If you have limited work experience, job shadowing can be a great way to gain some valuable skills and fill out your resume.
Simply put, job shadowing is when you follow a member (or members) of a company or organization for a short period of time to get familiar with their daily responsibilities.
You’re able to receive a real-life, hands-on account of a day (or month) in the life of an employee in an industry you want to work in.
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Should you put shadowing experience on a resume?
Yes, you should put shadowing experience on a resume if it’s relevant to the industry you want to work in and you have little to no full-time work experience yet.
Shadowing provides you with an in-depth look at the daily practices of a company, and can be just as relevant as an internship or previous work experience.
Additionally, shadowing demonstrates to employers that you’re dedicated to working in a specific field and eager to pick up new skills for your resume. Shadowing is most popular in industries such as medicine, where shadows can learn as much, if not more, outside of a classroom than they can inside.
When writing a medical resume, include any information you can that shows you have hands-on experience.
How to add shadowing to a resume (step-by-step)
While shadowing is different from other ways of gaining entry-level experience, like interning, the process of explaining the experiences you gained is similar to how you would list an internship on your resume.
1. List it in your work experience section
Shadowing should go in the experience section of your resume, along with any jobs and internships you’ve held.
Start by listing your job title as “Shadowing Experience” or “Job Shadow Experience.”
2. Include the company name and dates you shadowed for
Next, provide the name of the organization you shadowed within. If necessary, offer a brief summary of the organization itself and if possible, include the name of the person(s) you shadowed for.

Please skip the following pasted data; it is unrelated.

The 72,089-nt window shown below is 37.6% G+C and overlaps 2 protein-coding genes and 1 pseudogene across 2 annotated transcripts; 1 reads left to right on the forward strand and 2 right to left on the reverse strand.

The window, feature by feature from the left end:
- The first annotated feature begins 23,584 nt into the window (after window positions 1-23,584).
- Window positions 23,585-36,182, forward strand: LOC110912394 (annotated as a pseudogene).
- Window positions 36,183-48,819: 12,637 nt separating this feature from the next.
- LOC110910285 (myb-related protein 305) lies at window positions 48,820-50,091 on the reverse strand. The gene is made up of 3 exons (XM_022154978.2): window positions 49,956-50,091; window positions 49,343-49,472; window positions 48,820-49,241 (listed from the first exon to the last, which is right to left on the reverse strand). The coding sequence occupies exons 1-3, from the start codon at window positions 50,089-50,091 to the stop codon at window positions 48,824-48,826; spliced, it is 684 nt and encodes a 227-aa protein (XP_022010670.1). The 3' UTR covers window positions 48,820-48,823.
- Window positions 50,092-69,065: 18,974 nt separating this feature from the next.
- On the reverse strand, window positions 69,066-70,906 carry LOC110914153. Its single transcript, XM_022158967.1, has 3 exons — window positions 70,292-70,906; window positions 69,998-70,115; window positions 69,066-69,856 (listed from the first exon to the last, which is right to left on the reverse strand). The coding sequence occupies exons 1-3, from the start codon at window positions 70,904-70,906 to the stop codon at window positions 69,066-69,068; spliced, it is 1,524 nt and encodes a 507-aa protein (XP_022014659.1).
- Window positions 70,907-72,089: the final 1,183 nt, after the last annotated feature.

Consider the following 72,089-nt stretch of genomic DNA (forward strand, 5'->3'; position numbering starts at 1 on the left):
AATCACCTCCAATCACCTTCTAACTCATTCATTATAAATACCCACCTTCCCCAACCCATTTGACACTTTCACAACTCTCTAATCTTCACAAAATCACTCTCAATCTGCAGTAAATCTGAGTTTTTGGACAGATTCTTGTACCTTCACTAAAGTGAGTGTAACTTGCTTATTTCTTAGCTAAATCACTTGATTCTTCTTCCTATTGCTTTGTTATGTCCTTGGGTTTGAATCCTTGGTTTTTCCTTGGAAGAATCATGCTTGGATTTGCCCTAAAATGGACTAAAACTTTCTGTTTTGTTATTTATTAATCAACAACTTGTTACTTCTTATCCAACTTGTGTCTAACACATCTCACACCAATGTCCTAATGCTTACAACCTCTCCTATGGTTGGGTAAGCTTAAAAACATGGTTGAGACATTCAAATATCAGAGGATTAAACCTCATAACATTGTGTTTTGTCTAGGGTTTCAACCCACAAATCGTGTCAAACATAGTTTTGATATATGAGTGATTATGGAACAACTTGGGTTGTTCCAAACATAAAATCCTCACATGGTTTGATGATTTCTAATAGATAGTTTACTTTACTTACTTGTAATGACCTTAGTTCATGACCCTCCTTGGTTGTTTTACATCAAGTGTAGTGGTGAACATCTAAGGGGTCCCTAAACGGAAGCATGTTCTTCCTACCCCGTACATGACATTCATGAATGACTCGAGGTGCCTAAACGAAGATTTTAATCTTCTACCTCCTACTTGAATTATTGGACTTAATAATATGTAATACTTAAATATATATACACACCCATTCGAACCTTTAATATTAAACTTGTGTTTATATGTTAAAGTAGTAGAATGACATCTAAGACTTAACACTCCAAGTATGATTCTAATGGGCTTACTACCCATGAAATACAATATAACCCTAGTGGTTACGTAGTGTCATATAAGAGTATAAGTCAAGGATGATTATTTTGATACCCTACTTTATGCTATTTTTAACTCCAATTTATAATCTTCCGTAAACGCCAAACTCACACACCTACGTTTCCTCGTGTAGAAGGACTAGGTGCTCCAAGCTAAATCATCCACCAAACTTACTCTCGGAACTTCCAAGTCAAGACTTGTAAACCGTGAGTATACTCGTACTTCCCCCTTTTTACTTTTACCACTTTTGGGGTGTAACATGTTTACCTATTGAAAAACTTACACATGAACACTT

Be sure to also include the dates that your shadowing opportunity lasted for.
3. Highlight your achievements with hard numbers
Just like internships or jobs, you want to show employers how your shadowing experience helped you and what skills you gained.
When you write your resume, include bullet points outlining some of your primary accomplishments while shadowing.
Be sure to include hard numbers such as dollar amounts or percentages to better illustrate your scope of experience. For example, if you’re shadowing a medical professional, mention how many surgeries you watch being performed or how many patients you and the doctor you’re shadowing attend to.
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Shadowing on a resume (2 examples)
Here are two examples of a shadowing experience on a resume:
Job Shadow Experience – CHONC Children’s Hospital, California (December, 2019)
Shadowed a team of residents in the Emergency Room for one week to observe tactics used in crisis situations.
- Observed residents provide stitches for six patients
- Collaborated with the team to diagnose a rare case of liver cancer (Fibrolamellar Carcinoma)
- Watched doctors diagnose 30+ patients daily
- Devoted 140 hours to CHONC in two weeks, working fourteen 10-hour days in a row
Shadow Experience – Chicago Fire Department, Illinois (May, 2020)
Shadowed the entire fire department for 3 months.
- Accompanied the team on eight emergency calls
- Drove the fire truck twice on non-emergency calls
- Completed six hours of essential paperwork each week
- Lived in the fire station dormitory for one month to become fully immersed in the on-call experience